By Sam Lowe Far from reclaiming its independence, post-Brexit Britain will have to choose between remaining within the EU’s regulatory ambit or performing a transatlantic pivot towards the US. Either way, it will be a rule-taker, not a rule-maker Brexit-induced dreams of independence have poisoned Britain’s political discourse. Scarcely a day goes by without a new rallying cry plastered across a tabloid front page: We will break free of the …Continue reading
By Rebekah Smith Global migration is only likely to increase. But while there are strong international institutions to address global issues such as trade and development, international cooperation on migration issues remains threadbare. Worse, it has a gaping hole: it fails to do anything to facilitate increased people flows. That urgently needs to change. Europe’s “refugee crisis” – a misnomer, as Patrick Kingsley explains in The New Odyssey – highlights …Continue reading
There’s nothing more patriotic than wanting your country to be better
By Jack Graham Reactionary nationalists like to portray themselves as the only true patriots, but wanting the best for your country ought to mean embracing openness and progress Nasty nationalism is back in force in Western politics. Since the Brexit vote, government ministers have attacked Remainers – those who wish Britain to remain in the European Union (EU) – and sceptical journalists for being unpatriotic. In the US, Donald Trump …Continue reading
Can Brexit Britain really become a global trader?
By Guy de Jonquières There is no need to leave the EU to trade more with the rest of the world; Germany exports five times more to China than Britain does. Indeed, far from creating an open, free-trading Global Britain, Brexit is likely to close the UK off more Brexit enthusiasts love to talk up the wealth of economic opportunities they claim Britain will have once it leaves the EU. …Continue reading
Leaked UK immigration proposals could wreck hopes of a Brexit deal
It’s been a bad week for those of us who believe in open societies. Donald Trump cancelled an Obama-era programme that shields from deportation undocumented immigrants who arrived in the US as children. And leaked UK immigration proposals set out harsh terms for EU citizens after Brexit that threaten to scupper the already deadlocked Brexit negotiations. It is morally wrong to threaten to deport young people who basically know only the US, have done nothing wrong and should not be held responsible …Continue reading
Renegotiating NAFTA: “fair” or foul?
By Marta Bengoa Amid all the controversies surrounding President Donald Trump, the renegotiation of the North American Free Trade Agreement (NAFTA) between the US, Canada and Mexico – which starts tomorrow – may seem relatively unimportant. But think again. The US’s NAFTA partners spend some $600 billion a year on American goods and services, making them its biggest export market. As the US’s neighbours, the future of their trade relations …Continue reading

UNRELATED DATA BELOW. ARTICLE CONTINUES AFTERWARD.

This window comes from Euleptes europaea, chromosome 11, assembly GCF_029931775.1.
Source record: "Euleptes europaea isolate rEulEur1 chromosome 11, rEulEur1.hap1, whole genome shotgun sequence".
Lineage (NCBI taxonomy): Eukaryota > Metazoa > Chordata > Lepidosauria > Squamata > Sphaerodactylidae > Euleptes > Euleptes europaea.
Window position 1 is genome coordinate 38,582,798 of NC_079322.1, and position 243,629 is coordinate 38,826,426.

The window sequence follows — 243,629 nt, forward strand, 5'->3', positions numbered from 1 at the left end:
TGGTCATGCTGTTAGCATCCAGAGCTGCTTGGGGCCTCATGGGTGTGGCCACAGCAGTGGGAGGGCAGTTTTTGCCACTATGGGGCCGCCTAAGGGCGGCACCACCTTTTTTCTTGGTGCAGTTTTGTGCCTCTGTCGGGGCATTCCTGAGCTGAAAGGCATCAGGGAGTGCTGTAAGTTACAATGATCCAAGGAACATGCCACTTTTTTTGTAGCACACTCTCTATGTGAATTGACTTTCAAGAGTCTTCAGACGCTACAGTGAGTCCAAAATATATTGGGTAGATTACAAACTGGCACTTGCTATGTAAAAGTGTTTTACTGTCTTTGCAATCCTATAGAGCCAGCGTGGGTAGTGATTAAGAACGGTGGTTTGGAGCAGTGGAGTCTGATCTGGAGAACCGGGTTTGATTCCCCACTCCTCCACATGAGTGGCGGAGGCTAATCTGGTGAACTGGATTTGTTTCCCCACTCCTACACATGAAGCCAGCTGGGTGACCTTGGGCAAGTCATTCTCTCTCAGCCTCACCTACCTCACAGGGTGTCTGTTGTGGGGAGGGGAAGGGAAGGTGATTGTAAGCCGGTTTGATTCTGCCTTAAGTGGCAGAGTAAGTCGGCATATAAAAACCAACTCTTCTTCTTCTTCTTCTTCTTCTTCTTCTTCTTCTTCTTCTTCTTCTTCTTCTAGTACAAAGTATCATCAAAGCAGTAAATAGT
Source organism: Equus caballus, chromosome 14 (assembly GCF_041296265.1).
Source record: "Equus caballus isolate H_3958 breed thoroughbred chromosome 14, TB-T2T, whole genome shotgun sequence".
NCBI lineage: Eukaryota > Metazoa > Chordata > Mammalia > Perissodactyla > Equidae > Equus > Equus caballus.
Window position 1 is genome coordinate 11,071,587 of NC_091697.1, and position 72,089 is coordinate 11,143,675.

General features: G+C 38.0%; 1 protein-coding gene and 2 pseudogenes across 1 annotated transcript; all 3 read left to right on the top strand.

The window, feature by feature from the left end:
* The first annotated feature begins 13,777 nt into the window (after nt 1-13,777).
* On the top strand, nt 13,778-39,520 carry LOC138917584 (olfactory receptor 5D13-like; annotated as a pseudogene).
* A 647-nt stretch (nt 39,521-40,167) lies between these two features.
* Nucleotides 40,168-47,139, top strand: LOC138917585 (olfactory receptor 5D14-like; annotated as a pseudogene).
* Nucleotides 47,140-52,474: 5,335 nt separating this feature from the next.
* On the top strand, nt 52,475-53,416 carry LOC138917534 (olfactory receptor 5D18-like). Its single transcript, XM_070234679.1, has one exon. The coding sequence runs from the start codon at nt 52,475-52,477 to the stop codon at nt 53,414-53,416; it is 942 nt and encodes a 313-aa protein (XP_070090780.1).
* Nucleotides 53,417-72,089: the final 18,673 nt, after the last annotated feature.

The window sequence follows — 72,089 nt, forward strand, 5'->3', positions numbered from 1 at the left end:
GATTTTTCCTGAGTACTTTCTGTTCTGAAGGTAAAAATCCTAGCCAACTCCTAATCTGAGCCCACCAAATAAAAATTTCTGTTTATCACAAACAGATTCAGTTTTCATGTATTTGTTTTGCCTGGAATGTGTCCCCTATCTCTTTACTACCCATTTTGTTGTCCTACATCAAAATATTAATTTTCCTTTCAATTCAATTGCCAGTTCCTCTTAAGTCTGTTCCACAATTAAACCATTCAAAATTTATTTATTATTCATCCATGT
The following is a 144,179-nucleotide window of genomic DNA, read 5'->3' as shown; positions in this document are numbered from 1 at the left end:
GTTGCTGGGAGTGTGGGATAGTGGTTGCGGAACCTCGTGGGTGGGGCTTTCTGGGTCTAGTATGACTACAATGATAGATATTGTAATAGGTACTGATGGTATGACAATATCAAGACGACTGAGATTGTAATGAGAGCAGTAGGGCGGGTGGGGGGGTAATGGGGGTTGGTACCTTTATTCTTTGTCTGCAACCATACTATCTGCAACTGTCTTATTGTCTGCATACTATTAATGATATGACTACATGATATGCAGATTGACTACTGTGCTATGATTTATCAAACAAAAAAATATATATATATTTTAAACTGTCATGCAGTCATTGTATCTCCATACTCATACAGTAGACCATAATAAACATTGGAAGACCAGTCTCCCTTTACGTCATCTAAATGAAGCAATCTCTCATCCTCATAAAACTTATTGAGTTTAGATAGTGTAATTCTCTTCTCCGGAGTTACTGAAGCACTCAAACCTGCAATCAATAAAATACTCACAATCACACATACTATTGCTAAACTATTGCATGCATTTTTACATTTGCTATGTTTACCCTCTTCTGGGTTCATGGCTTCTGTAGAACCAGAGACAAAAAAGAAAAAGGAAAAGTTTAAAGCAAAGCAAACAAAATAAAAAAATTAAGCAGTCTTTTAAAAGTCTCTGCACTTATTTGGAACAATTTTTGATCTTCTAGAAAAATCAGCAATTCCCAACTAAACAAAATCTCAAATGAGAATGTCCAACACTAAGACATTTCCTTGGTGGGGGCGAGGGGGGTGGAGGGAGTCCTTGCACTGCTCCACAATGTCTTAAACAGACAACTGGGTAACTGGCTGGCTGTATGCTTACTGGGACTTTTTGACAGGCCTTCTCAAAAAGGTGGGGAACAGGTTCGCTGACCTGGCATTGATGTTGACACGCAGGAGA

Free trade requires openness to people too
By Philippe Legrain Britain’s international trade minister, Liam Fox, was in Washington DC this week crowing about prospects for a post-Brexit trade deal with the US. Cue much clucking about whether this would entail the UK having to accept “chlorinated chicken”. Fox insisted that there wasn’t even a nugget of truth to fears that American poultry was unsafe to eat. But feathers flew when another leading Brexiteer, environment minister …Continue reading
The case for freedom of movement
The single most important determinant of people’s life chances is not how talented they are or how hard they work, it’s where they were born. A bright, enterprising, hard-working woman born in an African village is likely to lead a worse life than a lazy dimwit born in North America, Europe or Australia. Migration can change that. In fact, allowing people in poorer countries to move to richer ones with …Continue reading
After the G20, can the EU lead on trade?
By Iana Dreyer At the G20 summit in Hamburg over the weekend, German Chancellor Angela Merkel and other European leaders were among the few advocates for free trade. In a summit declaration heavy on weasel words such as “reciprocity”, “mutual”, “trade defence”, “level playing field”, they managed to insert a commitment (with caveats) to “keep markets open”. Which begs the question: With President Donald Trump leading the US in an increasingly protectionist direction, might …Continue reading
Why the EU-Japan trade deal matters, not least for Brexiting Britain
By Hosuk Lee-Makiyama Free traders haven’t had much good news lately. So far this year, we’ve seen President Donald Trump withdraw the US from the Trans-Pacific Partnership (TPP), start to renegotiate the North American Free-Trade Agreement (NAFTA) and threaten trade wars with Germany and China. Meanwhile, Europe’s trade policy has been mired in crisis following the near-failed ratification of its Comprehensive Economic and Trade Agreement (CETA) with Canada and legal wrangling over its …Continue reading